When you've been "pumpin' iron" a while, even if you don't get the chiseled physique of an Olympian demigod who's auditioning to be an underwear model, you do naturally build muscle mass (assuming you really do pump iron and don't just pfutz around on the machine). And while it doesn't really make that much difference while you're sitting around at your computer typing away, it does make a difference when you're doing things like yardwork, cleaning up around the house, or carrying groceries. In particular, laurie_robey and I recently ran a big load of miscellaneous stuff we were getting rid of over to Goodwill, and boxes which I should have been able to carry with one hand and not notice, were very cumbersome -- and the trip took forever because of all the multiple loads to and from the car.
In short, after you've done it a while, you get used to being strong -- and all the advantages that come with that -- which makes quite a powerful motivator to get back on the program when you discover it starting to go away. It's nice to be able to heave gallons of milk around, take out the trash without a fight, and even toss your buddies across the room if the occasion arises.
For myself, at this stage I don't really expect to lose weight until the medical profession gets off its collective butt and figures out what's going on at a glandular level. While I don't eat like a bird, I don't eat like a horse either, and however many years of Kung Fu plus Bowflex plus pushups every morning plus keeping myself perpetually hungry netted a grand total of 15 pounds lost and a case of asthma. By all rights, I ought to be in great shape -- and under this layer of polar bear fat, I am actually very muscular. But I do want to stay strong, and as I coast along at age 38, I'm starting to get to the point where my body is going to be looking for excuses to fall apart. So yeah ... I may never look like Torey in the LJ icon there, much I would like to. But I can at least keep myself fit enough to dance around like he does!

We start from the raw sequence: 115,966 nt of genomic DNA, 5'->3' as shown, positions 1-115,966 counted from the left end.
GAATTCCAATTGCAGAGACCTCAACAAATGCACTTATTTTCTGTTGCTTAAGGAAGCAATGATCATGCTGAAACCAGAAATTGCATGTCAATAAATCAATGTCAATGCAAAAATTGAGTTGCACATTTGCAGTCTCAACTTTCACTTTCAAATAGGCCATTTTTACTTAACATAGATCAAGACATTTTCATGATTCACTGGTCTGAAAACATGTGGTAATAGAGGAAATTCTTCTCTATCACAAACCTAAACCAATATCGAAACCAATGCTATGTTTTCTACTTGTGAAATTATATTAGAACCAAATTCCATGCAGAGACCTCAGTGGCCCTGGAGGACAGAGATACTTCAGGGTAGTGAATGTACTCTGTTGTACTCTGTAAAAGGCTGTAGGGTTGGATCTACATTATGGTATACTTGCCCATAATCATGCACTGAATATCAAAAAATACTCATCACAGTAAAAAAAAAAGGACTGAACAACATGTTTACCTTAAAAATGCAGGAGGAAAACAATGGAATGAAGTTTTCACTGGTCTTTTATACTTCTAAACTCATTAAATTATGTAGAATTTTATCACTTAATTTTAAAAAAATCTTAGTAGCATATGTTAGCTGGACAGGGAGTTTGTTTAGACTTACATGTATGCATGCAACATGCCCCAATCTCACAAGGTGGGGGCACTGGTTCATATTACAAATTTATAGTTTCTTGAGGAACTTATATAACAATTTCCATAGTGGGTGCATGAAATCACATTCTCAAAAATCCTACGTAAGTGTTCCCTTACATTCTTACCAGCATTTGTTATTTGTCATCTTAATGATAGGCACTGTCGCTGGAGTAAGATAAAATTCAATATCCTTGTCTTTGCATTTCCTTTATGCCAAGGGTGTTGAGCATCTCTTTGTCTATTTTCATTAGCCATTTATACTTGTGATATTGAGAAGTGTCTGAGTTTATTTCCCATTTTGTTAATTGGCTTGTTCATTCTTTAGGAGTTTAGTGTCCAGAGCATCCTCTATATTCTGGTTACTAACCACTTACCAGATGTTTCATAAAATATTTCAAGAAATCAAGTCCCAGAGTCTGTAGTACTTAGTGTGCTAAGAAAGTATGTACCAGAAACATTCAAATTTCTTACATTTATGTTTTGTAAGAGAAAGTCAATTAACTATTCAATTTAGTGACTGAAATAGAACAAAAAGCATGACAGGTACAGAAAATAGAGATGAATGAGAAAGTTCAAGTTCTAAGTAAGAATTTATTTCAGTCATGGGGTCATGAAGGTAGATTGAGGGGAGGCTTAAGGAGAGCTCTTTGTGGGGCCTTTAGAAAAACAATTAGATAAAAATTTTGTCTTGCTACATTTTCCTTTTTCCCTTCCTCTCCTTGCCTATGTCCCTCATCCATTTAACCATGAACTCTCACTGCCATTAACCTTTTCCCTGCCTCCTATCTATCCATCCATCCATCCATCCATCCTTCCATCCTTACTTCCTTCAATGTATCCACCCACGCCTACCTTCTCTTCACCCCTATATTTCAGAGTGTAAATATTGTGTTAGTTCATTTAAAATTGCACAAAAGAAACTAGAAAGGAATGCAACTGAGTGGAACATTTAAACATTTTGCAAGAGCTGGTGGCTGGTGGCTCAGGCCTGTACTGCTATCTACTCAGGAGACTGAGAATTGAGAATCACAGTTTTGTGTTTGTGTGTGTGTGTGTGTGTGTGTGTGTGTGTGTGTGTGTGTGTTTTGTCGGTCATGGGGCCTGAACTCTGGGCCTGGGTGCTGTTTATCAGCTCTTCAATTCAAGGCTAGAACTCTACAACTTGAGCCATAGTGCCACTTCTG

All that said, here's a workout report!
Bent Rear Delt Row: 10 reps @ 25 lbs (moderate)
Leg Kickback: 10 reps @ 30 lbs (moderate)
Standing Reverse Fly: 10 reps @ 15 lbs (moderate)
Decline Chest Press: 10 reps @ 35 lbs (very hard)
Aerobic Row: 40 reps @ 20 lbs (moderate)
Chest Fly: 10 reps @ 30 lbs (very hard)
Narrow Lat Pulldown: 10 reps @ 45 lbs (tough)
Wide Lat Pulldown: 10 reps @ 20 lbs (easy)
Incline Cross Triceps Extension: 10 reps @ 25 lbs (tough)
Low Back Extension: 2 x 10 reps @ 25 lbs (easy)
Cross Triceps Extension: 10 reps @ 25 lbs (moderate)
Seated Resisted Punch: 10 reps @ 25 lbs (easy/moderate)
Resisted Diagonal Crunch: 12 reps @ 25 lbs (moderate)
Weight: I forgot to weigh myself. D'Oh! Next time.
You may notice that some of the weights seem pretty low, particularly compared to c. 2004 or so. I'm effectively starting over to some extent, but I expect some of those weights to shoot up over the course of the next few weeks, especially the ones that say "easy" now. My body tends to respond very quickly to weight training, so assuming I stay "on the workout wagon" (which I expect to do now that all the house-buying etc. is out of the way), in just a few months we'll be looking at 60, 75, 80 lbs. plus for some of these.